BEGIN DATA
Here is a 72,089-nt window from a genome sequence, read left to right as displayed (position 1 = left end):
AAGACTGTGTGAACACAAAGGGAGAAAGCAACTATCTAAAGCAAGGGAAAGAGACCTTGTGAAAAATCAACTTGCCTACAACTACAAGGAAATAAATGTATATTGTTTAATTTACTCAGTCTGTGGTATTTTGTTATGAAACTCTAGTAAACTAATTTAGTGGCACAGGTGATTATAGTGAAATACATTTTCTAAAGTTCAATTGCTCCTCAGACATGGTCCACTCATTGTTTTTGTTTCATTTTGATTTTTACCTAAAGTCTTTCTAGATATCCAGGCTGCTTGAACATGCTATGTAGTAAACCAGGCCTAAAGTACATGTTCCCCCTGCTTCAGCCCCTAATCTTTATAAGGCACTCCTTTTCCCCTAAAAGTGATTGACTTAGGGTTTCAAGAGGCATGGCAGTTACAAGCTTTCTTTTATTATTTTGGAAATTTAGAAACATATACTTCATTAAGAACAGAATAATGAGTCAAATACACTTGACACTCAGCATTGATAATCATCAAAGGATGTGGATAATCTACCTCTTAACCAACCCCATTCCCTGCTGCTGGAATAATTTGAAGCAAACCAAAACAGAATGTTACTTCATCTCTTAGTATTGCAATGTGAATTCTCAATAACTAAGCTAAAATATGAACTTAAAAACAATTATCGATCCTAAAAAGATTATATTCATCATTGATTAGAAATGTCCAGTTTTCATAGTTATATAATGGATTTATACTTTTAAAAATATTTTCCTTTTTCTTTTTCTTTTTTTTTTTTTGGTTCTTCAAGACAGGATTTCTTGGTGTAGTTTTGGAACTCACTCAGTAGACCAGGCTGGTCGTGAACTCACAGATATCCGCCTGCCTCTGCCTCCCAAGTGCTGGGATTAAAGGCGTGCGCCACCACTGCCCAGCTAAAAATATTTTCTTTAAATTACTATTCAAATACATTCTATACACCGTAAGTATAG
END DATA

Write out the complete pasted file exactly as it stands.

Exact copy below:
Here is a 72,089-nt window from a genome sequence, read left to right as displayed (position 1 = left end):
AAGACTGTGTGAACACAAAGGGAGAAAGCAACTATCTAAAGCAAGGGAAAGAGACCTTGTGAAAAATCAACTTGCCTACAACTACAAGGAAATAAATGTATATTGTTTAATTTACTCAGTCTGTGGTATTTTGTTATGAAACTCTAGTAAACTAATTTAGTGGCACAGGTGATTATAGTGAAATACATTTTCTAAAGTTCAATTGCTCCTCAGACATGGTCCACTCATTGTTTTTGTTTCATTTTGATTTTTACCTAAAGTCTTTCTAGATATCCAGGCTGCTTGAACATGCTATGTAGTAAACCAGGCCTAAAGTACATGTTCCCCCTGCTTCAGCCCCTAATCTTTATAAGGCACTCCTTTTCCCCTAAAAGTGATTGACTTAGGGTTTCAAGAGGCATGGCAGTTACAAGCTTTCTTTTATTATTTTGGAAATTTAGAAACATATACTTCATTAAGAACAGAATAATGAGTCAAATACACTTGACACTCAGCATTGATAATCATCAAAGGATGTGGATAATCTACCTCTTAACCAACCCCATTCCCTGCTGCTGGAATAATTTGAAGCAAACCAAAACAGAATGTTACTTCATCTCTTAGTATTGCAATGTGAATTCTCAATAACTAAGCTAAAATATGAACTTAAAAACAATTATCGATCCTAAAAAGATTATATTCATCATTGATTAGAAATGTCCAGTTTTCATAGTTATATAATGGATTTATACTTTTAAAAATATTTTCCTTTTTCTTTTTCTTTTTTTTTTTTTGGTTCTTCAAGACAGGATTTCTTGGTGTAGTTTTGGAACTCACTCAGTAGACCAGGCTGGTCGTGAACTCACAGATATCCGCCTGCCTCTGCCTCCCAAGTGCTGGGATTAAAGGCGTGCGCCACCACTGCCCAGCTAAAAATATTTTCTTTAAATTACTATTCAAATACATTCTATACACCGTAAGTATAG